By 1987 Marxist proclamations of proletarian triumph at the end of history became the butt of jokes. That catchy line -- “The last capitalist we hang will be the one who sold us the rope” -- just didn't sound clever anymore. Ever since President Reagan had the temerity to speak of the Soviet Union as an Evil Empire that was destined for the ash heap of history, Marxists had been playing defense. Reagan, cheerfully playing offense, poked fun at the last remaining Marxists who were hunkered down on American campuses. It's why they hated him so. "How do you tell a Communist?" the Gipper joked. "Well, it's someone who reads Marx and Lenin. How do you tell an ex-Communist? It's someone who understands Marx and Lenin."

I embraced Reagan's determination to defeat Soviet communism. In 1984-'85, I had won a Fulbright scholarship to then-West Germany, and had traveled to Berlin/East Berlin with many questions about Soviet communism. The experience at Checkpoint Charlie and my walks along the River Spree, where I saw crosses of all the Germans who were murdered trying to flee the oppression of East Germany, seared me. I was openly anti-communist, which drew me to the like-minded Stephen Tonsor. But our shared conviction would be the source of a brewing battle royal in grad school.

I knew from our talks that Tonsor was feeling vindicated by the exhaustion of Marxist theory and practice. His insights into Marx and Marxism generated some of his best content as a historian and some of his finest rhetoric as a teacher. From my notes and revisions, the following are the highlights of his lecture to our class.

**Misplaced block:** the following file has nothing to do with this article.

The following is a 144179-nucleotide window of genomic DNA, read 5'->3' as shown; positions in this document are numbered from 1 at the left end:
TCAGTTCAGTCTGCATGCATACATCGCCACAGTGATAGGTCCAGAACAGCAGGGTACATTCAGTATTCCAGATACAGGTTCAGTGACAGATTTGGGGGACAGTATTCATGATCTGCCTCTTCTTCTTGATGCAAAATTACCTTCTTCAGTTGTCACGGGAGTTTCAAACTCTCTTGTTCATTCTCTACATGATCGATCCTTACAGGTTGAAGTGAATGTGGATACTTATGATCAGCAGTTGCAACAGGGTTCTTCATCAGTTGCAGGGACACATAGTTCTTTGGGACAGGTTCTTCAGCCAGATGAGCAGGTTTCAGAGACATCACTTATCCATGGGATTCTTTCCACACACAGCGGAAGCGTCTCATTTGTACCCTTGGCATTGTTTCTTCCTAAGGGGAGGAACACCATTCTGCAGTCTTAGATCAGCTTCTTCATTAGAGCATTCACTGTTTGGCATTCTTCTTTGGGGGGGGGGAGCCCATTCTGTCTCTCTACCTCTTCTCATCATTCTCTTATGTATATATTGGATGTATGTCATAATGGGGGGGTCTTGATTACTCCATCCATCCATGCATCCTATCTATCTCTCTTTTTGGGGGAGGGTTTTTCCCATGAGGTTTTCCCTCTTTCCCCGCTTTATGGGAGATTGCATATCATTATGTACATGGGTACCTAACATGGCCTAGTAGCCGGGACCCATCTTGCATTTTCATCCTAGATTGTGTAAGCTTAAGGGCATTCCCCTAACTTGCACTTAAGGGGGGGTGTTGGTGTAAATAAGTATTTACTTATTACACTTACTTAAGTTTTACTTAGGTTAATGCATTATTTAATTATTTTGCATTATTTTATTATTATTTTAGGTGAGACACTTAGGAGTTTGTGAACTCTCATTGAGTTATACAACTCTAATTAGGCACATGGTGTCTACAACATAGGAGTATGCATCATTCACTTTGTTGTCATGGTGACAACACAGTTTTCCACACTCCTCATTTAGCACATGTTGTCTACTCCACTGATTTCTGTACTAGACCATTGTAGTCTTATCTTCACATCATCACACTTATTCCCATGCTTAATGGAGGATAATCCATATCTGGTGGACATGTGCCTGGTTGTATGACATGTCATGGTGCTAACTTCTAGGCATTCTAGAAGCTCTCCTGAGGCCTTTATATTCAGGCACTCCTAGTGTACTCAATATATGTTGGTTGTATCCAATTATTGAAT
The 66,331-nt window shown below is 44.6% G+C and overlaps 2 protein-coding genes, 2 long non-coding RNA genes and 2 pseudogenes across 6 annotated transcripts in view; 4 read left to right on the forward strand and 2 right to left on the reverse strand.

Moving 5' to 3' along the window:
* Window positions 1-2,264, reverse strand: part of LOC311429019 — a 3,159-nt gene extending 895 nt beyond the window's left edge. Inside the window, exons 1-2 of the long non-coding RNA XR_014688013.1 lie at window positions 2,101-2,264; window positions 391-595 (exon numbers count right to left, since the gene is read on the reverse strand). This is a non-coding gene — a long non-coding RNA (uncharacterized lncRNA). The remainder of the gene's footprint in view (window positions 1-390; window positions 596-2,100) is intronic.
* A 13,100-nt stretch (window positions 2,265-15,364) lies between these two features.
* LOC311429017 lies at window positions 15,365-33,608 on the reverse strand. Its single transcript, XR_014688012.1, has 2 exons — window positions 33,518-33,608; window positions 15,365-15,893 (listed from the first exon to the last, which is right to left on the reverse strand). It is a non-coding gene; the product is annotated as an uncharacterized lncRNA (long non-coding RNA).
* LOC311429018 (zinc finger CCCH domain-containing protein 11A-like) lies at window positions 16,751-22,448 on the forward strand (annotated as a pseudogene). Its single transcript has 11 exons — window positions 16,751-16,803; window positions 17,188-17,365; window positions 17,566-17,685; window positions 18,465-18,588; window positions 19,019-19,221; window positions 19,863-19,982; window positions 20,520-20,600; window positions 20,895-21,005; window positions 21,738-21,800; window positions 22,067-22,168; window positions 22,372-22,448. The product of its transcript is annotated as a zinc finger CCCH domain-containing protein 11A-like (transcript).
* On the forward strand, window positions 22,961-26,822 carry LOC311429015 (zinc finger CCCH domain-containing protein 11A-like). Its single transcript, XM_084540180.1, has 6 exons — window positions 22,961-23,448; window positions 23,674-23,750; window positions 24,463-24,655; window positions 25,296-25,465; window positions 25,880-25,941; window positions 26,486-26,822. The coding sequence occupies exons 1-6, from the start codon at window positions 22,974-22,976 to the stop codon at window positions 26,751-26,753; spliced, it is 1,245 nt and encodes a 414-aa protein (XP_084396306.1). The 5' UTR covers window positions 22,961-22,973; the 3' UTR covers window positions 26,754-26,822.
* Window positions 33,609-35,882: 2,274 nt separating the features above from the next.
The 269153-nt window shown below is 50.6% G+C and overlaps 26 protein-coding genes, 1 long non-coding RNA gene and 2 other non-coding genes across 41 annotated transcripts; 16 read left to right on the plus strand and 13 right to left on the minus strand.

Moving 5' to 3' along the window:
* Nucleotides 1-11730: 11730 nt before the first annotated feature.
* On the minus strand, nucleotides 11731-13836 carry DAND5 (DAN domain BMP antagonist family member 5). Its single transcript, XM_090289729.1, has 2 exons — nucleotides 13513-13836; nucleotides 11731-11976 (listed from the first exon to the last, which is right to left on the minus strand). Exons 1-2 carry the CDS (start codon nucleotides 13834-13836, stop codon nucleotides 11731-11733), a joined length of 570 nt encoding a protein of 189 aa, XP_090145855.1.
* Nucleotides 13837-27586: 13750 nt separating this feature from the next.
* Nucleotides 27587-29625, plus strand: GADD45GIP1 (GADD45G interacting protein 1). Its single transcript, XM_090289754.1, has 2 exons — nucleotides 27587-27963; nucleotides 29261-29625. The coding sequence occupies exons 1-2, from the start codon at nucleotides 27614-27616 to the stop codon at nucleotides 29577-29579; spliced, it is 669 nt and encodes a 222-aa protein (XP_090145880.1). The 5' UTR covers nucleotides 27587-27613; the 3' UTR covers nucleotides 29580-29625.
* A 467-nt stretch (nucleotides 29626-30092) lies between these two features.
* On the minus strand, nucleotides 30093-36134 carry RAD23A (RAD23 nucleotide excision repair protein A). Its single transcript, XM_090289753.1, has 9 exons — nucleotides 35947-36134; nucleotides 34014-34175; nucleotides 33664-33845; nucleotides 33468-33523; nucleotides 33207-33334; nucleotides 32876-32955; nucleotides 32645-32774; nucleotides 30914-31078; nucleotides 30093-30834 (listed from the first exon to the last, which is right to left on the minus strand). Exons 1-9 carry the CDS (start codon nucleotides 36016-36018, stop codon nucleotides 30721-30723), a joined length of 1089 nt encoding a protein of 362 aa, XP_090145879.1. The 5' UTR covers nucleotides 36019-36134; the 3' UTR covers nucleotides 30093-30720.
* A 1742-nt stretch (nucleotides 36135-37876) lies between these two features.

From Tonsor the intellectual historian and biographer:

“Let’s get one thing out of the way at the outset. Both Marxism and capitalism are dedicated to the revolutionary transformation of society.[2] No other economic system more efficiently satisfies man’s material wants than capitalism. If a society wants pornography, the free market will deliver it with greater efficiency and in greater quantity than any other system. So Marx was correct in discerning the revolutionary forces unleashed by capitalism. It has transformed the world and it has displaced traditional society and its institutions. One need not be a dialectical materialist in order to understand the scope and the meaning of the changes; nor need one believe that all historical changes result from changes in the ‘mode of production’ in order to agree with and appreciate the insight of Marx.”[3]

Camille Pissarro, "The Factory at Pontoise" (1873)
“To understand the modern age, you have to understand the profound impact the Industrial Revolution had on European society. The image of the factory tended to replace all other images of community.[4] In a significant sense, Marx was furnishing Europeans with a moral critique of the Industrial Revolution. He was hardly alone. Every -ism was offering some moral critique of the Industrial Revolution. Anarchism, liberalism, nationalism, progressivism, socialism, communism, Marxism, Leninism, Stalinism, fascism, Nazism – each decried the breakdown of community in the shadow of the factory; each offered a blueprint for how to put community back together; and each tried to answer the question, Who should be in that community?”

“Both Marx and Engels were under thirty when they wrote the Communist Manifesto, a document whose revolutionary rhetoric embodied nearly every intellectual current of the age. True to the theory of its authors that there is an unbreakable link between theory and practice, the Manifesto not only reflected history but made it. In the 140 years since its publication, it has become one of the central documents of our times, inspiring faith, dedication, contempt, and hostility in nearly equal amounts. To understand the Manifesto is to understand what most of the shrill and discordant debates, civil wars, and ideological conflicts have been about since.”[5]

Karl Marx (1818-1883)